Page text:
This particular contradiction is within the table talks themselves. It’s funny how TIK brings this same subject out, but curiously omits this part, eschewing it by bringing up the subject but from a different book. As Nilsson points out himself after the above quote in his book, Hitler could very well have radically changed his opinion on this in twenty years, but in two months? Give me a break. For somebody who claims to be against selective use of sources, how horribly selective and deceptive of you, TIK.
In fact, TIK ignores just about everything that Nilsson uses to prove the “original” German text (and not just the French translation) is unreliable, even if not 100% fraudulent. For example; that the note takers, just like Genaud, had no qualm with lying on numerous occasions themselves, and were in a constant struggle for the publishing rights, giving in further motive to distorting the facts. Picker went as far as claiming that his notes were actual stenography, it wasn’t just the publishing companies selling Hitler’s Table Talks that made that false claim.
(I think now is a good time to bring this up: TIK’s wording throughout the video, by the way seems carefully considered but confusing. He avoids calling the Table Talks “reliable” outright, but, similar to what he accuses Nilsson of doing, he implies that anything short of a forgery is indeed reliable, and since implication counts to TIK too: Are the German table talks reliable or not in your opinion, TIK? I think Nilsson does a good job proving that’s it’s not; and interestingly enough, I think it fits with TIK’s own definition of a forgery, more on that later.)
Perhaps more convicting, is that Picker noted how Bormann constantly tampered and changed the notes he had made purposely distorting them. On top of that, there were changes made even by other unknown parties, such as paginations that neither Picker or even Bormann had written, for example. ‘Who on earth had access to these notes?’ is an obvious question. We know that Bormann himself espoused his own radical anti-Church views, and had every reason to put his own words in Hitler’s mouth to give his own positions more credence. The fact that almost all of Hitler’s views of the Church come from the Bormann/Picker text and a bit of Heim too is very telling; Müller, the most reliable of the bunch, doesn’t seem to be attributed with any of Hitler’s quotes on the Church/Christianity at all. What’s more, we already know other Nazis were willing to distort Hitler’s views of religion (Genaud himself!) so why is it such a stretch? TIK is a big proponent of the idea that German generals dishonestly represented Hitler as a mad man, so I don’t think it should be that hard for him to believe in the concept of ulterior motives. If Reichsbishop Ludwig Muller, leader of the “German Christians” (the Protestant church adjunct of the Nazi party) had supervision over the table talk notes, you can bet he would have distorted it in the opposite direction.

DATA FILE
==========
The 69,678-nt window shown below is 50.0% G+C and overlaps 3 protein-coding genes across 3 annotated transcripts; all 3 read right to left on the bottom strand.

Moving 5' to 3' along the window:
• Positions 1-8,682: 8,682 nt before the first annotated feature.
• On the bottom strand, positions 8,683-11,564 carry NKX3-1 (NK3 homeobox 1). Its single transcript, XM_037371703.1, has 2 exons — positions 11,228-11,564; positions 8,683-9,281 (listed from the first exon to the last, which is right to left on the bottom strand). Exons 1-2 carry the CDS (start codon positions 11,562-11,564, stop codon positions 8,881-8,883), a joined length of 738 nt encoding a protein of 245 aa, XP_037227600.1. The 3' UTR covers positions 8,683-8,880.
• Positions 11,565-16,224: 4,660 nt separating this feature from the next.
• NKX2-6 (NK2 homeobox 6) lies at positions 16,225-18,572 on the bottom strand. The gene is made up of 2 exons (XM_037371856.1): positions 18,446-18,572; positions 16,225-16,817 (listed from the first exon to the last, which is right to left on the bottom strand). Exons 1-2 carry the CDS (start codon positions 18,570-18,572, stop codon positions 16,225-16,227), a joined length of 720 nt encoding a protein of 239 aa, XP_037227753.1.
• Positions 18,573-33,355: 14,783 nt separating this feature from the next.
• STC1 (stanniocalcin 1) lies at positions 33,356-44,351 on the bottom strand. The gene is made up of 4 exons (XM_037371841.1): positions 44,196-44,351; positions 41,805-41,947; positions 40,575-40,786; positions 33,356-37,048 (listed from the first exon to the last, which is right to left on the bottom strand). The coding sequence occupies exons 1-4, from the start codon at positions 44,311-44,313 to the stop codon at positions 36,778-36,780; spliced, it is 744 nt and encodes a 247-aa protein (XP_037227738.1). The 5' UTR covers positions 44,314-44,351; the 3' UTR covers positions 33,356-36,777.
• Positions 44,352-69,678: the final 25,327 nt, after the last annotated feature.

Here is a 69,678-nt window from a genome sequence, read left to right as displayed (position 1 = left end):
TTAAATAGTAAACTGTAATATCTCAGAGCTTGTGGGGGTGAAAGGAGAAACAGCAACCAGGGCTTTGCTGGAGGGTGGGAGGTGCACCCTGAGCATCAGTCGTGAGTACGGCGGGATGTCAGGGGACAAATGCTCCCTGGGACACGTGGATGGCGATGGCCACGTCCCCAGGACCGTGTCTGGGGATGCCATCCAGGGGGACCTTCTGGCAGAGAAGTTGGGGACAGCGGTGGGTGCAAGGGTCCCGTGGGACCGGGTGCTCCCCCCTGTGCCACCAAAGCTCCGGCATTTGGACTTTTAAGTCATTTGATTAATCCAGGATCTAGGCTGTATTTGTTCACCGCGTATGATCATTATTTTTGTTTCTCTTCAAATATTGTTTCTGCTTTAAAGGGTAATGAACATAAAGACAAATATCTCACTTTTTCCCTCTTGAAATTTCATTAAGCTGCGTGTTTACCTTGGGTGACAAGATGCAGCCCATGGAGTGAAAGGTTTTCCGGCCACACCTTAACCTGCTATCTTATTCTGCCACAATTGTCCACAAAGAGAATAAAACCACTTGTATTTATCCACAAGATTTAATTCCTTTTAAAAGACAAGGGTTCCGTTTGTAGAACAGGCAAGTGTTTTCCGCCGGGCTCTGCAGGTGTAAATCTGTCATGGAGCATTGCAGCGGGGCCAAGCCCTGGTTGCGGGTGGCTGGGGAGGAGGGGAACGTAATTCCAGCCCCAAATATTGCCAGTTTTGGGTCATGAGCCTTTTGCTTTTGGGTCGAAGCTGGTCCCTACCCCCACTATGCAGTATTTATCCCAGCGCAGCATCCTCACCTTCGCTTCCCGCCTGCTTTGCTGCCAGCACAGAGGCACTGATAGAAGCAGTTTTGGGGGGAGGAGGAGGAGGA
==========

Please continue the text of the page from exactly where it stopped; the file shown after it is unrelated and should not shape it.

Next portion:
Nilsson states all of this in his book and all regarding the “original” German text and it’s reliability (or lack thereof). Yet TIK eschews most of this and claims they weren’t debunked at all by Nilsson, he dishonestly represents the arguments and simplifies it to: Nilsson doesn’t think it fits in with Mein Kampf. A real hatch-job of a video. He even says that Nilsson goes against the premise of his book by saying that the table talks are indeed authentic for the most part…yes TIK, they are authentic in the sense that they were written by people who were there, and also re-written and edited (namely by Bormann) in a dishonest way by the people in question, that doesn’t mean they are accurate or reliable, sometimes even a strong possibility that it’s Bormann wanting Hitler’s ideas to fit in with his own. Manstein also authentically had the conversations with Hitler where he claimed Hitler was making stupid strategic decisions….and he distorts the views and reasoning of Hitler in those meetings too, as TIK has argued in the past. Although I will note the implication in Nilsson’s book is that Bormann would edit and fill out notes of Heim and Picker even when he wasn’t present for the “talk” in question.
So how does TIK completely misrepresent a book like this so severely and not get called out in his own comment section? I don’t agree with absolutely everything Nilsson offers when it comes to his personal opinions either, but the need to basically debunk and dismiss Nilsson’s book as a whole seems to be the objective. It’s really quite shocking, looking into the comment section it’s apparent barely anybody who follows has read it themselves, otherwise they’d ask why TIK acts like “it doesn’t fit with Mein Kampf/it fits too well with Mein Kampf” is an appropriate summarization of the argument. TIK even goes as far as claiming that Nilsson hasn’t really added anything of his own and has just compiled the same arguments as before but differently, despite having pieced together a history of the German originals that even Carrier didn’t do (funny, by that standard everything that TIK is saying to defend the German table talks is just a repeat of what Richard Weikart has already said before him). He even implied that Richard Carrier had an agenda when he pointed that Genaud fabricated large texts because of his own personal views of Christianity; fair enough, Carrier is an ideologue, but then again so is TIK, and at least Carrier wasn’t dishonest in the way he handled Genaud.